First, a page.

Both Apple Music and Spotify have been trying to secure exclusive content in the form of artist deals and exclusive podcasts. Spotify is expanding its lineup of exclusive podcasts, and Apple Music is looking to do the same. Meanwhile, Apple Music has been working hard to get exclusives with major artists for a long time now, and although Spotify’s original strategy was to forego paying for exclusives and instead lure artists with a bigger platform, it has made some deals of its own.

Spotify and Apple Music’s family plans are convenient for saving money if you’re working with multiple users. If you already have an Apple account, you can get Apple Music $100 a year.


Spotify and Apple Music are chock-full of great features, but each has its disadvantages. Apple Music’s interface has been called cluttered and confusing. Also, the streaming service doesn’t offer a free version and Apple FairPlay Protection (the method Apple uses to keep you from sharing your downloaded tracks) on downloads can make things difficult.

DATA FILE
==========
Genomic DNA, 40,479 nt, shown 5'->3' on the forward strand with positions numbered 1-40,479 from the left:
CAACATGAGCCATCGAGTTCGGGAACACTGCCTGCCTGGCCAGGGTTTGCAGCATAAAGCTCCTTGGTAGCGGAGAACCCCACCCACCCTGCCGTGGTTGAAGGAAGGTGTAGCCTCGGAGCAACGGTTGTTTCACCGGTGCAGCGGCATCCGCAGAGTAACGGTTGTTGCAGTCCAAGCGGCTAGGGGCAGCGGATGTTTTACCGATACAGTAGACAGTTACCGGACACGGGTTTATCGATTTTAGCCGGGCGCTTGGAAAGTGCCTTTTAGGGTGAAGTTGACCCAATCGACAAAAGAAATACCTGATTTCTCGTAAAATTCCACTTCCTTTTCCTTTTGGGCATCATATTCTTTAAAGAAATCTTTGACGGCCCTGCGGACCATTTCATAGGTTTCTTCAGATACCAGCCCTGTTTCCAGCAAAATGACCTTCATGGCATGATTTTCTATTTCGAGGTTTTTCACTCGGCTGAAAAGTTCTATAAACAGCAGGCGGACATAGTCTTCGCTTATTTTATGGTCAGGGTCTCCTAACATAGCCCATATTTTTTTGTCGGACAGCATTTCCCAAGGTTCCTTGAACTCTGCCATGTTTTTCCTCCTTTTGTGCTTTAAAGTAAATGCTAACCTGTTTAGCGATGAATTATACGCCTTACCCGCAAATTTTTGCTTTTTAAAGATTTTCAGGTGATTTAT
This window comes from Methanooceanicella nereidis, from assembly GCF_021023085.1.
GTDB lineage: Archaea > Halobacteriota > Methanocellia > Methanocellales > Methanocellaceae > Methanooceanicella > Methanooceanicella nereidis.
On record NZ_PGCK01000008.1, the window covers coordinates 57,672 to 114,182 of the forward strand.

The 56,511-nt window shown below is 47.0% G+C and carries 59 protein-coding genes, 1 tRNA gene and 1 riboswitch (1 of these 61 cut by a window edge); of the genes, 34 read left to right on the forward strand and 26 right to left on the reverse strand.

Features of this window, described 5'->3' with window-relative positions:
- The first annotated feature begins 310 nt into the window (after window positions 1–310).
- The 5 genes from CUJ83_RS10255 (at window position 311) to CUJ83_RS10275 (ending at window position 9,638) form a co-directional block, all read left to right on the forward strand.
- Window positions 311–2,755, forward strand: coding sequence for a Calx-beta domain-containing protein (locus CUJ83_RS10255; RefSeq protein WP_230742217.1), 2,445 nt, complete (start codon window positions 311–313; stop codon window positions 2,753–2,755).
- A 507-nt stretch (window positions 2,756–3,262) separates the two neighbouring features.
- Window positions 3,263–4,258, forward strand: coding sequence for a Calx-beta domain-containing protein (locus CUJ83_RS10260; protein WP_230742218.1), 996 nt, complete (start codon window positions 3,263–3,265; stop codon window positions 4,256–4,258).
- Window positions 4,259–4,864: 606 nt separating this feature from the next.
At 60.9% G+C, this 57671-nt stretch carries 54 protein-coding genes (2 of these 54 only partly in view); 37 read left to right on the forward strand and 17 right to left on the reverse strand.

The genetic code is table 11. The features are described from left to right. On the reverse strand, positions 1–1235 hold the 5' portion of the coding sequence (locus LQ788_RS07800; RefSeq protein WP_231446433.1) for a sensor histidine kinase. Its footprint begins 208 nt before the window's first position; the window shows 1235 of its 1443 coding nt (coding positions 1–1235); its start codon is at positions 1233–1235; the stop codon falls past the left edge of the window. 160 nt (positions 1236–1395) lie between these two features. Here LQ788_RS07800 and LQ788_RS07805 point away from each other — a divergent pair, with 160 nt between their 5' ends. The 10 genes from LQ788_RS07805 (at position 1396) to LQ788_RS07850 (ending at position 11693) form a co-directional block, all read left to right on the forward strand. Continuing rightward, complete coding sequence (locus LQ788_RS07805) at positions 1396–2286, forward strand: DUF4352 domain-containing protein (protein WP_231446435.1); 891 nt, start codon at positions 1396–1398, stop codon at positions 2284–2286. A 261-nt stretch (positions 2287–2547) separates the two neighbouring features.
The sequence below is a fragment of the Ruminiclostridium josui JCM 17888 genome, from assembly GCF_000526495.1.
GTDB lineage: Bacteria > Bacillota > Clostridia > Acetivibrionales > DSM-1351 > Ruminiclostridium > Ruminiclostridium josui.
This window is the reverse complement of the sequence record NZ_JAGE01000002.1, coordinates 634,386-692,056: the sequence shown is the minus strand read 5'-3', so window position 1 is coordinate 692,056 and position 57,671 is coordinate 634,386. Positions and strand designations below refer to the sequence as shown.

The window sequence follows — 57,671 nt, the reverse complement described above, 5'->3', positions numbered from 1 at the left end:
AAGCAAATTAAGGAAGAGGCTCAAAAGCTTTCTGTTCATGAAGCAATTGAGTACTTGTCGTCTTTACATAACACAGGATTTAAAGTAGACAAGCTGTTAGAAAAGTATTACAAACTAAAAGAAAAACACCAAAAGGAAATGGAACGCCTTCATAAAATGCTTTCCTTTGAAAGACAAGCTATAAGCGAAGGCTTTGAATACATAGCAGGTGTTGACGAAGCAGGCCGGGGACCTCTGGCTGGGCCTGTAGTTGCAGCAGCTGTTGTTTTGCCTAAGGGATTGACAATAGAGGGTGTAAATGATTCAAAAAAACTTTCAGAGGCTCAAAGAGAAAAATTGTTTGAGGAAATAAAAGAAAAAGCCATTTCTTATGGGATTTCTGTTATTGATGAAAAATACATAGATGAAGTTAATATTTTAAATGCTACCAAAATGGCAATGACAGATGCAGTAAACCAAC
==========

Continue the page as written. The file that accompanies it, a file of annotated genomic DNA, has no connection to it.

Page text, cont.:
As for Spotify, you can’t download songs as MP3s or integrate your other downloaded songs into its player. And the free version of the mobile app forces shuffle play for many tracks and albums.

The takeaway

At the end of the day, you really can’t go wrong with either Apple Music or Spotify. If you’re looking for a clear winner, it depends on your preferences. If you’re already a die-hard Apple user and want to discover new music and favorites through 60 million songs, go with Apple Music. If you’re into social sharing or want to discover new music, you might prefer Spotify. If you’re still not sure, you can always grab a free trial of each to help make your decision.

Aaron Trumm

Aaron Trumm has been writing, creating content, and producing media, online presences and music for 25 years. He is the founder and head of NQuit Music, holds a master’s degree from Stanford University, and was once the 10th ranked slam poet in the world. He's written for publications like Recording Magazine, Linux Journal, Computer Music Magazine, and SonicScoop, to name a few. He also enjoys sports and fitness so much that he's a certified personal trainer and often writes in that area as well.